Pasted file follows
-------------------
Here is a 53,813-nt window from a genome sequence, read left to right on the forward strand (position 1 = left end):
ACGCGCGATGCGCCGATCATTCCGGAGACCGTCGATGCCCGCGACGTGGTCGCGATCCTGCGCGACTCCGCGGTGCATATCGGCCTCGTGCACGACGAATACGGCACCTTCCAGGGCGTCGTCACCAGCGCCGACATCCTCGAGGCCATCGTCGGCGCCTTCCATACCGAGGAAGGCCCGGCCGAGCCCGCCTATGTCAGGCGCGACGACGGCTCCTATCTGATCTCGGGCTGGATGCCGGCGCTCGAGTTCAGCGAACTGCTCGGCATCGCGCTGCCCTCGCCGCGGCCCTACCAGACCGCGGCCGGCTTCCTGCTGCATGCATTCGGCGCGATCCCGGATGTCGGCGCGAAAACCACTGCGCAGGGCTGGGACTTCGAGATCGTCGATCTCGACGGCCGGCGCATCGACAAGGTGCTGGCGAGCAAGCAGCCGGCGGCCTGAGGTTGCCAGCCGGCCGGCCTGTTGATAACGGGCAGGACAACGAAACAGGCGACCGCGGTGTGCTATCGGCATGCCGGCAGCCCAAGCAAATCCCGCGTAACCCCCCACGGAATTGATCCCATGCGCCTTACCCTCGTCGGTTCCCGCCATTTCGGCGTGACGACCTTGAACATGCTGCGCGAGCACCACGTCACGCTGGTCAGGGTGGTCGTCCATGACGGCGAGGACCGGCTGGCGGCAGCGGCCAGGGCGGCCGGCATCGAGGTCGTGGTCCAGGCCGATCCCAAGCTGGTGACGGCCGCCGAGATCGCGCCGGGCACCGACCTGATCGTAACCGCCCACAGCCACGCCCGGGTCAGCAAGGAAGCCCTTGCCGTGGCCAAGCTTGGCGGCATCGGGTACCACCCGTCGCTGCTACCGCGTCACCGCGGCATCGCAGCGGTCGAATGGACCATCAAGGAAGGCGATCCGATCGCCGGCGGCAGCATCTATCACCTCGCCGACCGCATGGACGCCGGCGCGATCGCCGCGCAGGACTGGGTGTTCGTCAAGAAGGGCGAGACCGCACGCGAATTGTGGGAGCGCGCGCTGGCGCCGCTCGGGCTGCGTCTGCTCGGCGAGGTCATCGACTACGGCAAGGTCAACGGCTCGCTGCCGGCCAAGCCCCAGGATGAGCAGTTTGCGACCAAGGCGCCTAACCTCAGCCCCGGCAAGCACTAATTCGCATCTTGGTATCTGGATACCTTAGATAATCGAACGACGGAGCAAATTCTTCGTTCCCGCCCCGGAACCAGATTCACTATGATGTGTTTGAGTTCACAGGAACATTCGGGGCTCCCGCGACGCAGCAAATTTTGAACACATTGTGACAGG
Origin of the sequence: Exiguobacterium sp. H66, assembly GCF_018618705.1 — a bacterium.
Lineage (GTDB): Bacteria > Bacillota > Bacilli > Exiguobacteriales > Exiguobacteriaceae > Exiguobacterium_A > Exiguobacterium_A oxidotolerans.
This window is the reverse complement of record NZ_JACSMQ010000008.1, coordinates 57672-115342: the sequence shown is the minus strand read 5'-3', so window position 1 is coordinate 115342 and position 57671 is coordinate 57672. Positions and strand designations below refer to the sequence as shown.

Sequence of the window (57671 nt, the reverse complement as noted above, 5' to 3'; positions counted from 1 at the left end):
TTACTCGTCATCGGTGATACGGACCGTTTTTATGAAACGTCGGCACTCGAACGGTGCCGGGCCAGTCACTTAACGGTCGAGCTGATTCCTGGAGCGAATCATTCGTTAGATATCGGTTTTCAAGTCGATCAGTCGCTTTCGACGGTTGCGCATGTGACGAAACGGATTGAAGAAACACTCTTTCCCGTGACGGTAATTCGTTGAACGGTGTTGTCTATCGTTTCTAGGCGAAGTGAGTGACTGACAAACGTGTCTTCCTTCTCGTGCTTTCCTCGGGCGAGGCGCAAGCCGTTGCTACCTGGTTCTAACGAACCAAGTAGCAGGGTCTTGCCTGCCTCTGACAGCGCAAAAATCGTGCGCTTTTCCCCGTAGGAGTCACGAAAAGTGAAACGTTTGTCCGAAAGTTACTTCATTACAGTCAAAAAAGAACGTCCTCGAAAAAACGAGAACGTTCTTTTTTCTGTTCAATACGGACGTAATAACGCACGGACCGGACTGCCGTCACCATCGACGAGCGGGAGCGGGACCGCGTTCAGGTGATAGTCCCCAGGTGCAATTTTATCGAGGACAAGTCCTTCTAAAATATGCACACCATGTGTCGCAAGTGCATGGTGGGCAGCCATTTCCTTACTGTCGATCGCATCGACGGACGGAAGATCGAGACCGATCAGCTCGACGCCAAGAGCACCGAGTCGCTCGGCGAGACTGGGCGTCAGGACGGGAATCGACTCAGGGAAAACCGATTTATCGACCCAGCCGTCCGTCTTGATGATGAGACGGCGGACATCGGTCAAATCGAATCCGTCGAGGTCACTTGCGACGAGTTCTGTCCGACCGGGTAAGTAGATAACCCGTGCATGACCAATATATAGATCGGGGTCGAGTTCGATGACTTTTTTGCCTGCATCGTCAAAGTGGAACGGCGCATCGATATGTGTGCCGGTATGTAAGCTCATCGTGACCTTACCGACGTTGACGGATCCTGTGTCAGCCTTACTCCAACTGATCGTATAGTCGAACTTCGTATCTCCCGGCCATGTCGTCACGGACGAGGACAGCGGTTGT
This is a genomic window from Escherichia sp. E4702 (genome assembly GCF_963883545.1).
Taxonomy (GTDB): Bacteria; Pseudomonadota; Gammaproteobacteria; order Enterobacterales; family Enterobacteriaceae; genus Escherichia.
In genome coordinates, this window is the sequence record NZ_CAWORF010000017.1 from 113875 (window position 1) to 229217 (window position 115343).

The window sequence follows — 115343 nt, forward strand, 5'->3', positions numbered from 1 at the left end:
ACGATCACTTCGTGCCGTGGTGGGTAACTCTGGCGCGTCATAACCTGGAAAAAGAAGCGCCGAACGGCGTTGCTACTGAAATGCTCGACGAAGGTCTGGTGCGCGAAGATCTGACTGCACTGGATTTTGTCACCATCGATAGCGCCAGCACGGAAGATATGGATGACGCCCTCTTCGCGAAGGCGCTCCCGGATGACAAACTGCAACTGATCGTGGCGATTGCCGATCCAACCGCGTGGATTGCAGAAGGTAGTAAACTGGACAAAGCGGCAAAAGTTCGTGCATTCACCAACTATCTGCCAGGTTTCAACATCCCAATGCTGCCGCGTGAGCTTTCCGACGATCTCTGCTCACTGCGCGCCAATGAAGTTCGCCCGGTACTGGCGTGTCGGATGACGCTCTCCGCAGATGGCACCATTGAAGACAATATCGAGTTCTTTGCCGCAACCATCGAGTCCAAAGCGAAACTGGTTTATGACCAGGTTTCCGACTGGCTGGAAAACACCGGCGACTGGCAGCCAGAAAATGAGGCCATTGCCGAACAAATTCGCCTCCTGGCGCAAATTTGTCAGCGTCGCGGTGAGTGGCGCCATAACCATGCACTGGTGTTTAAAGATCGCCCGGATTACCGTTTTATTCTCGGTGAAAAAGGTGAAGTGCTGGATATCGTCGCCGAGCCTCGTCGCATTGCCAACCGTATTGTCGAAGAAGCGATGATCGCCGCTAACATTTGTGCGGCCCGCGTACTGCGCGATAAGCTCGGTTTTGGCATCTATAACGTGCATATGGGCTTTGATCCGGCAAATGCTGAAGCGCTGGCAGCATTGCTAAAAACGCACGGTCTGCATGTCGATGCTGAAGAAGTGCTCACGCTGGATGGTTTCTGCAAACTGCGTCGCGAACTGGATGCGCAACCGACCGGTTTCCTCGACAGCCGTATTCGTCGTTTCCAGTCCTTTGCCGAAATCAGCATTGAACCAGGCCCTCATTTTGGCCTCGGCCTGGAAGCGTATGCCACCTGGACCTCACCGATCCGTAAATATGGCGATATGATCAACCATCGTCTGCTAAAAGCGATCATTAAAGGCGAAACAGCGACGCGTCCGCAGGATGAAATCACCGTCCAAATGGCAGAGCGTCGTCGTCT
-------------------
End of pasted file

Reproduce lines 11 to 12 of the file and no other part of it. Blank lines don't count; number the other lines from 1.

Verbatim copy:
The window sequence follows — 115343 nt, forward strand, 5'->3', positions numbered from 1 at the left end:
ACGATCACTTCGTGCCGTGGTGGGTAACTCTGGCGCGTCATAACCTGGAAAAAGAAGCGCCGAACGGCGTTGCTACTGAAATGCTCGACGAAGGTCTGGTGCGCGAAGATCTGACTGCACTGGATTTTGTCACCATCGATAGCGCCAGCACGGAAGATATGGATGACGCCCTCTTCGCGAAGGCGCTCCCGGATGACAAACTGCAACTGATCGTGGCGATTGCCGATCCAACCGCGTGGATTGCAGAAGGTAGTAAACTGGACAAAGCGGCAAAAGTTCGTGCATTCACCAACTATCTGCCAGGTTTCAACATCCCAATGCTGCCGCGTGAGCTTTCCGACGATCTCTGCTCACTGCGCGCCAATGAAGTTCGCCCGGTACTGGCGTGTCGGATGACGCTCTCCGCAGATGGCACCATTGAAGACAATATCGAGTTCTTTGCCGCAACCATCGAGTCCAAAGCGAAACTGGTTTATGACCAGGTTTCCGACTGGCTGGAAAACACCGGCGACTGGCAGCCAGAAAATGAGGCCATTGCCGAACAAATTCGCCTCCTGGCGCAAATTTGTCAGCGTCGCGGTGAGTGGCGCCATAACCATGCACTGGTGTTTAAAGATCGCCCGGATTACCGTTTTATTCTCGGTGAAAAAGGTGAAGTGCTGGATATCGTCGCCGAGCCTCGTCGCATTGCCAACCGTATTGTCGAAGAAGCGATGATCGCCGCTAACATTTGTGCGGCCCGCGTACTGCGCGATAAGCTCGGTTTTGGCATCTATAACGTGCATATGGGCTTTGATCCGGCAAATGCTGAAGCGCTGGCAGCATTGCTAAAAACGCACGGTCTGCATGTCGATGCTGAAGAAGTGCTCACGCTGGATGGTTTCTGCAAACTGCGTCGCGAACTGGATGCGCAACCGACCGGTTTCCTCGACAGCCGTATTCGTCGTTTCCAGTCCTTTGCCGAAATCAGCATTGAACCAGGCCCTCATTTTGGCCTCGGCCTGGAAGCGTATGCCACCTGGACCTCACCGATCCGTAAATATGGCGATATGATCAACCATCGTCTGCTAAAAGCGATCATTAAAGGCGAAACAGCGACGCGTCCGCAGGATGAAATCACCGTCCAAATGGCAGAGCGTCGTCGTCT